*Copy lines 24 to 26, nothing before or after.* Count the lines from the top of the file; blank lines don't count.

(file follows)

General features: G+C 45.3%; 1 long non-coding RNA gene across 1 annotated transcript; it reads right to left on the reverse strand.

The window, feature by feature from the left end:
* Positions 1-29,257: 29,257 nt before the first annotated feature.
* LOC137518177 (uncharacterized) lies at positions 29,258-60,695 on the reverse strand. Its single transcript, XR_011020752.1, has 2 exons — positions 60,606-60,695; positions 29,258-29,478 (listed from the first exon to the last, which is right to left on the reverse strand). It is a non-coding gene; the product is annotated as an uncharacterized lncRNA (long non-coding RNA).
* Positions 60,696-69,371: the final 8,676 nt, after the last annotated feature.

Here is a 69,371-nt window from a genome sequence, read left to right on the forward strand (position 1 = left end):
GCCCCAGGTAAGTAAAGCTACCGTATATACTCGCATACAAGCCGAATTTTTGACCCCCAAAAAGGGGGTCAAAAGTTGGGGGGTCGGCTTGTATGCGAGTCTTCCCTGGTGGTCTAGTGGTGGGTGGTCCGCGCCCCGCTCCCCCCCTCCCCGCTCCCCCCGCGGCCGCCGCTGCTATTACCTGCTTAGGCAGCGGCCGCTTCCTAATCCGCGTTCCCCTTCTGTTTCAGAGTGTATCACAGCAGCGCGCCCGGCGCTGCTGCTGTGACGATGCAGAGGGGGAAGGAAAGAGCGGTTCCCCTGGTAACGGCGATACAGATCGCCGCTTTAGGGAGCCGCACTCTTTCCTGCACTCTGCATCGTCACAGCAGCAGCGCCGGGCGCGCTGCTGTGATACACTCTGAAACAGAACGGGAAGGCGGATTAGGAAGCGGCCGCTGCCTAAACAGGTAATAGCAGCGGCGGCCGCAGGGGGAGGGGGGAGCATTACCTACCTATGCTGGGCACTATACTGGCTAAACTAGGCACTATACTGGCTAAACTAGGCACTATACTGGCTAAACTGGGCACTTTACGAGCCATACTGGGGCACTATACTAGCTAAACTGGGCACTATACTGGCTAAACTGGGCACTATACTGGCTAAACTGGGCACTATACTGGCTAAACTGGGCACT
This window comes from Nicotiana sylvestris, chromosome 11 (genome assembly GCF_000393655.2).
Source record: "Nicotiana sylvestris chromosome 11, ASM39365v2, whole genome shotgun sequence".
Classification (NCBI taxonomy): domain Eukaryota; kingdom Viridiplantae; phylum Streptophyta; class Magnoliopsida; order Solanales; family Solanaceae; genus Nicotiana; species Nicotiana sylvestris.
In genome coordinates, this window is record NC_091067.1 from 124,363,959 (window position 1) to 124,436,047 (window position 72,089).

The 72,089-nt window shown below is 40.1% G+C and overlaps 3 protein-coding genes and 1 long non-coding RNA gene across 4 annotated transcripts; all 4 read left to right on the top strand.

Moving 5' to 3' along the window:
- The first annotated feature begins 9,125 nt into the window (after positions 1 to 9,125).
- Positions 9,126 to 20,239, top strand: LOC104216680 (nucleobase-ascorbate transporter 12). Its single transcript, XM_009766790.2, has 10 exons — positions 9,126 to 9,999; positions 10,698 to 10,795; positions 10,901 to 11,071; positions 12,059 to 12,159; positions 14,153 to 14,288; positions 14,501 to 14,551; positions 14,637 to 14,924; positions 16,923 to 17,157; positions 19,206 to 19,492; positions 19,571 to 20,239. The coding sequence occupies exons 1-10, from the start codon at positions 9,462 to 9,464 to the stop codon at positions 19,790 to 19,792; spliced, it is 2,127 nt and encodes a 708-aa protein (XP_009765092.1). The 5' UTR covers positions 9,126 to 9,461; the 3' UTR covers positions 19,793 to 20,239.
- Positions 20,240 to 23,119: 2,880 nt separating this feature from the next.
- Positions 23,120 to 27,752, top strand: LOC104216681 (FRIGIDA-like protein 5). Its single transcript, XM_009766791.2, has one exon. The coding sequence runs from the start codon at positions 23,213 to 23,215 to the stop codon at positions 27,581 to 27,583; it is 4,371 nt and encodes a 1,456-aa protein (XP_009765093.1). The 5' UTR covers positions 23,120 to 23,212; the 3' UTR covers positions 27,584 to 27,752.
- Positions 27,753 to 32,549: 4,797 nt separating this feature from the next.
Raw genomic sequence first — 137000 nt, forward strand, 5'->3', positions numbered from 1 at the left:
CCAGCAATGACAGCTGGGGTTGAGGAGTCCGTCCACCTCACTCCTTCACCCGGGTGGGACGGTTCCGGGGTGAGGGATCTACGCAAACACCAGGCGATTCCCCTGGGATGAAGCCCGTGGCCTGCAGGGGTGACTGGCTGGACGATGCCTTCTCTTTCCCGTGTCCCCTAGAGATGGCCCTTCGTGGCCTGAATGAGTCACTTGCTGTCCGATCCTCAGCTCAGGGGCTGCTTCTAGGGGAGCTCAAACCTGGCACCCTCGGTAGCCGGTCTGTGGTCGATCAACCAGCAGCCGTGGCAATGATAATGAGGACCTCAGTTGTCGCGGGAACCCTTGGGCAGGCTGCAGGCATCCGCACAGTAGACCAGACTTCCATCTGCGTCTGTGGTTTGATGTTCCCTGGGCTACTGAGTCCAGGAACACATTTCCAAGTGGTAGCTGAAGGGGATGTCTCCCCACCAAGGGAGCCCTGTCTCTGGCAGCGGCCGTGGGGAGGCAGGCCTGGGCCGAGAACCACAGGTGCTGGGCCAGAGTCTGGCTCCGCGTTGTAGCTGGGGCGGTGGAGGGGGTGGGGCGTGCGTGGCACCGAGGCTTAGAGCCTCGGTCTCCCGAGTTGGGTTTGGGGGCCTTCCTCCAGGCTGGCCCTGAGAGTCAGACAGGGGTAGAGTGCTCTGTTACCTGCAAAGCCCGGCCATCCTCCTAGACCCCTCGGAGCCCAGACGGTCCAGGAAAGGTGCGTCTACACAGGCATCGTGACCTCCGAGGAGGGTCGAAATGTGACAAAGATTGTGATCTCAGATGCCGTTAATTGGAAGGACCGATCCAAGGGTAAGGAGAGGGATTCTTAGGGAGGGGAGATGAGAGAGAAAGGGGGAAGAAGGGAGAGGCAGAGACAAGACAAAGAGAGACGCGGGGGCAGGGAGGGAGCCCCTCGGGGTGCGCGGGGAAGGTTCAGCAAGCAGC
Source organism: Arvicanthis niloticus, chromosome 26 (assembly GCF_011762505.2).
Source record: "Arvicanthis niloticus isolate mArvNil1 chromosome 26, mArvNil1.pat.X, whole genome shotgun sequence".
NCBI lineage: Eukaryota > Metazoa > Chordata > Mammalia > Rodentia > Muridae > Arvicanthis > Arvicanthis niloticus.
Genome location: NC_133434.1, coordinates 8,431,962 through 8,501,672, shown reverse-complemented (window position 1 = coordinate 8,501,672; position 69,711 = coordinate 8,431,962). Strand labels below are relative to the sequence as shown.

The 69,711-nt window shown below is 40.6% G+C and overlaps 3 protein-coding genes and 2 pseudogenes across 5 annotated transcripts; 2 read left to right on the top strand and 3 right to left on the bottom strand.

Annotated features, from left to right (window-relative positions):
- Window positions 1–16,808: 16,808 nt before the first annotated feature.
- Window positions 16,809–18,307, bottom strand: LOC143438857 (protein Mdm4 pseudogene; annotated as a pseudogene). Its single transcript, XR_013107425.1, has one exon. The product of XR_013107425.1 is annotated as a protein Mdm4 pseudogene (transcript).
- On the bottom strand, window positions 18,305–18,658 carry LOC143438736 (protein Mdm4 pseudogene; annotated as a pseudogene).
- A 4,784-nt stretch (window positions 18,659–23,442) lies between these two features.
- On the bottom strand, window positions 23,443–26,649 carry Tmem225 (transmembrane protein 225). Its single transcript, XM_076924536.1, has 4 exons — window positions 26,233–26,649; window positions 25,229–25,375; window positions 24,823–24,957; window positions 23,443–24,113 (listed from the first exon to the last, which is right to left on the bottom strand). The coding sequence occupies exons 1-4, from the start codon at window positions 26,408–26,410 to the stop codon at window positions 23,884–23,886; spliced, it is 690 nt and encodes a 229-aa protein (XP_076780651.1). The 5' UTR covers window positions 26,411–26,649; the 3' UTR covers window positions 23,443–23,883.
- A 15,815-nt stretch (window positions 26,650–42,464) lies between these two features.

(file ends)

Genome location: NC_133434.1, coordinates 8,431,962 through 8,501,672, shown reverse-complemented (window position 1 = coordinate 8,501,672; position 69,711 = coordinate 8,431,962). Strand labels below are relative to the sequence as shown.

The 69,711-nt window shown below is 40.6% G+C and overlaps 3 protein-coding genes and 2 pseudogenes across 5 annotated transcripts; 2 read left to right on the top strand and 3 right to left on the bottom strand.

Annotated features, from left to right (window-relative positions):